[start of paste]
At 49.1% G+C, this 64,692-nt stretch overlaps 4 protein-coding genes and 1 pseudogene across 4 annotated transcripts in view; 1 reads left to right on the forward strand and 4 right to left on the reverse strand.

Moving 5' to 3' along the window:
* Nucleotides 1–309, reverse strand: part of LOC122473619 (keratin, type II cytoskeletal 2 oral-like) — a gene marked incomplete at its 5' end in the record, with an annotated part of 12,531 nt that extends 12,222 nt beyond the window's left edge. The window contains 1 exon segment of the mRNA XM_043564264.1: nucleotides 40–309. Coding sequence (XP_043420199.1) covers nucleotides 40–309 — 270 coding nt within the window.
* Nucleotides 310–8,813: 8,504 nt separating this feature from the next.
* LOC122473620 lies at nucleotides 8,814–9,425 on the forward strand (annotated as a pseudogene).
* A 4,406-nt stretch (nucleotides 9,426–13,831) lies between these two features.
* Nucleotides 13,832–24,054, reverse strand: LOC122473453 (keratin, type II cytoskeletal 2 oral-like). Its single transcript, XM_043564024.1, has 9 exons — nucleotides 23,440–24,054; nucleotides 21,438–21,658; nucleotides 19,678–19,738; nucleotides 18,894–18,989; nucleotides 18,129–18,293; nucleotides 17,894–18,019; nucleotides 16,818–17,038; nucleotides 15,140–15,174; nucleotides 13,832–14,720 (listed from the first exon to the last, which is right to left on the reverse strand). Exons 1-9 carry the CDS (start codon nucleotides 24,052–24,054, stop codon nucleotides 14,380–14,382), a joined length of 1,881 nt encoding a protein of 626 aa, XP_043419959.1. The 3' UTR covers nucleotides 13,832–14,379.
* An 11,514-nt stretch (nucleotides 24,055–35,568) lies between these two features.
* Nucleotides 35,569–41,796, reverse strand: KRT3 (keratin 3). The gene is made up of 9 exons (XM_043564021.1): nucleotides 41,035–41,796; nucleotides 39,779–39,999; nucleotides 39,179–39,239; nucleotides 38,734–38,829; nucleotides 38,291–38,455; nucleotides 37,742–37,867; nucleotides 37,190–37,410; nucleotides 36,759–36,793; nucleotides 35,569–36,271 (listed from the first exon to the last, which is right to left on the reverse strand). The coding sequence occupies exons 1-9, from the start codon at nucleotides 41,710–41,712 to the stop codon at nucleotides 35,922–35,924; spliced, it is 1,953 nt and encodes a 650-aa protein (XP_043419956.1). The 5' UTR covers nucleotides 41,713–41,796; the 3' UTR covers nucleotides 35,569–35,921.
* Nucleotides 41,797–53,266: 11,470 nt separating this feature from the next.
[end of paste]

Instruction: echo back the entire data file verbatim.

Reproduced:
At 49.1% G+C, this 64,692-nt stretch overlaps 4 protein-coding genes and 1 pseudogene across 4 annotated transcripts in view; 1 reads left to right on the forward strand and 4 right to left on the reverse strand.

Moving 5' to 3' along the window:
* Nucleotides 1–309, reverse strand: part of LOC122473619 (keratin, type II cytoskeletal 2 oral-like) — a gene marked incomplete at its 5' end in the record, with an annotated part of 12,531 nt that extends 12,222 nt beyond the window's left edge. The window contains 1 exon segment of the mRNA XM_043564264.1: nucleotides 40–309. Coding sequence (XP_043420199.1) covers nucleotides 40–309 — 270 coding nt within the window.
* Nucleotides 310–8,813: 8,504 nt separating this feature from the next.
* LOC122473620 lies at nucleotides 8,814–9,425 on the forward strand (annotated as a pseudogene).
* A 4,406-nt stretch (nucleotides 9,426–13,831) lies between these two features.
* Nucleotides 13,832–24,054, reverse strand: LOC122473453 (keratin, type II cytoskeletal 2 oral-like). Its single transcript, XM_043564024.1, has 9 exons — nucleotides 23,440–24,054; nucleotides 21,438–21,658; nucleotides 19,678–19,738; nucleotides 18,894–18,989; nucleotides 18,129–18,293; nucleotides 17,894–18,019; nucleotides 16,818–17,038; nucleotides 15,140–15,174; nucleotides 13,832–14,720 (listed from the first exon to the last, which is right to left on the reverse strand). Exons 1-9 carry the CDS (start codon nucleotides 24,052–24,054, stop codon nucleotides 14,380–14,382), a joined length of 1,881 nt encoding a protein of 626 aa, XP_043419959.1. The 3' UTR covers nucleotides 13,832–14,379.
* An 11,514-nt stretch (nucleotides 24,055–35,568) lies between these two features.
* Nucleotides 35,569–41,796, reverse strand: KRT3 (keratin 3). The gene is made up of 9 exons (XM_043564021.1): nucleotides 41,035–41,796; nucleotides 39,779–39,999; nucleotides 39,179–39,239; nucleotides 38,734–38,829; nucleotides 38,291–38,455; nucleotides 37,742–37,867; nucleotides 37,190–37,410; nucleotides 36,759–36,793; nucleotides 35,569–36,271 (listed from the first exon to the last, which is right to left on the reverse strand). The coding sequence occupies exons 1-9, from the start codon at nucleotides 41,710–41,712 to the stop codon at nucleotides 35,922–35,924; spliced, it is 1,953 nt and encodes a 650-aa protein (XP_043419956.1). The 5' UTR covers nucleotides 41,713–41,796; the 3' UTR covers nucleotides 35,569–35,921.
* Nucleotides 41,797–53,266: 11,470 nt separating this feature from the next.